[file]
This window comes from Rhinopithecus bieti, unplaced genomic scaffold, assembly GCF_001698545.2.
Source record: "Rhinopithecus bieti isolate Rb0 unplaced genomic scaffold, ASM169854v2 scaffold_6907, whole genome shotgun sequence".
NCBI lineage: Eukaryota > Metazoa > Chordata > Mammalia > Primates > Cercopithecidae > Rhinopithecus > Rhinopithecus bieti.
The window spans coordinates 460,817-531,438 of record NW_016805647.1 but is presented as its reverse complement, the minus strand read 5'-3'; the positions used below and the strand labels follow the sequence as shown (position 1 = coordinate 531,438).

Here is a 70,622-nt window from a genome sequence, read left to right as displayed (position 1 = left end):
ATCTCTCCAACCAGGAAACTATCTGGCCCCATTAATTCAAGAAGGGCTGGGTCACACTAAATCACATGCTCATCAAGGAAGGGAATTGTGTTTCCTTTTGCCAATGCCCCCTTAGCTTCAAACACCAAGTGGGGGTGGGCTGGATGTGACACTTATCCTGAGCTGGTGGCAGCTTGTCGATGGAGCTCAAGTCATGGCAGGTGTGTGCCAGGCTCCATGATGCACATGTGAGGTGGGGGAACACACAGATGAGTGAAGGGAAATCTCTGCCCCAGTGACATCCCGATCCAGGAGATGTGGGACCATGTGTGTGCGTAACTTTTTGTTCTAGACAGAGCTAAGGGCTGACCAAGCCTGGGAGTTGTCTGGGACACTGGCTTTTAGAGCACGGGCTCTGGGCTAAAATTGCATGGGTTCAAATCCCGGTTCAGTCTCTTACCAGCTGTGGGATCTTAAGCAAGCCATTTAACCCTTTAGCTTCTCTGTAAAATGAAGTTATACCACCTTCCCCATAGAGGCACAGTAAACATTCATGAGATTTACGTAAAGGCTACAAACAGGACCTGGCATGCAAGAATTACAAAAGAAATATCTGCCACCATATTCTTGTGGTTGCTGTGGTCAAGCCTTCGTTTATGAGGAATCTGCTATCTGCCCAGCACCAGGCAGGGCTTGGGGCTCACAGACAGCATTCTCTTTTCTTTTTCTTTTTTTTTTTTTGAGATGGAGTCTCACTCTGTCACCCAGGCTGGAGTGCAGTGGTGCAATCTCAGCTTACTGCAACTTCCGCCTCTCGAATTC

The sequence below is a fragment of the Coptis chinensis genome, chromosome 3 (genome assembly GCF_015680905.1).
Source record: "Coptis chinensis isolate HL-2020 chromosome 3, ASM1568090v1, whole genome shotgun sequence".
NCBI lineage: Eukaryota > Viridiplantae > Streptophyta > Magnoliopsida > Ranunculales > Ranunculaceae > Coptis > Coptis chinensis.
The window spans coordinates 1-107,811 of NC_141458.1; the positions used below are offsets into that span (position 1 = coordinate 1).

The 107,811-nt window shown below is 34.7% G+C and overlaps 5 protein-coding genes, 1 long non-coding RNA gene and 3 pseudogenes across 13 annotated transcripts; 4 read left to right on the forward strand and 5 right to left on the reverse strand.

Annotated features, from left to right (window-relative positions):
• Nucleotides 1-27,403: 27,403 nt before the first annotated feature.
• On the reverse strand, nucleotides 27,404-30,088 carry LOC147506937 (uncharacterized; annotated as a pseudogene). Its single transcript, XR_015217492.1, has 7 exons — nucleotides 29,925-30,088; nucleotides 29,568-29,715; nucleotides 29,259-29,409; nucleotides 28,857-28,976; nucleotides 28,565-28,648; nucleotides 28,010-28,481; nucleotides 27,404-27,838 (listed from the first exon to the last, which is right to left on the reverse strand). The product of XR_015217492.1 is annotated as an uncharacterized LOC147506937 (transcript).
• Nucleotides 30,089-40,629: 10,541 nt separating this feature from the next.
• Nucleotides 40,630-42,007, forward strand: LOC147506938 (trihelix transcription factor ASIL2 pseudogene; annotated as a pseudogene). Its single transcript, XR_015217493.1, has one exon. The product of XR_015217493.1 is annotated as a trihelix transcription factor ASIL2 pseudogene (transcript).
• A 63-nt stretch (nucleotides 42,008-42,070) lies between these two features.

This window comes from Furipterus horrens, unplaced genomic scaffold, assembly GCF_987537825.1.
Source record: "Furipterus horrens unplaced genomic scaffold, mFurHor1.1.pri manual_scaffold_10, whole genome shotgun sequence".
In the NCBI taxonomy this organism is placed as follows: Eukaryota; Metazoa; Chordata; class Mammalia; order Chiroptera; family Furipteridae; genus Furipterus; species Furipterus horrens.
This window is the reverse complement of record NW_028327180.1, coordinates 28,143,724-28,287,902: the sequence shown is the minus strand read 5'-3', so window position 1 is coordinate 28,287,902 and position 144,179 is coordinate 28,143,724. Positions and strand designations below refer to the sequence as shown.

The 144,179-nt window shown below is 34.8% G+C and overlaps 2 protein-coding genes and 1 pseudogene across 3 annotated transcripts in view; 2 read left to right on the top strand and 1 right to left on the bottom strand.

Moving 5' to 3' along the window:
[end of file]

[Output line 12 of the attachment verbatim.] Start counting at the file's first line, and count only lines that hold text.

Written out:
Annotated features, from left to right (window-relative positions):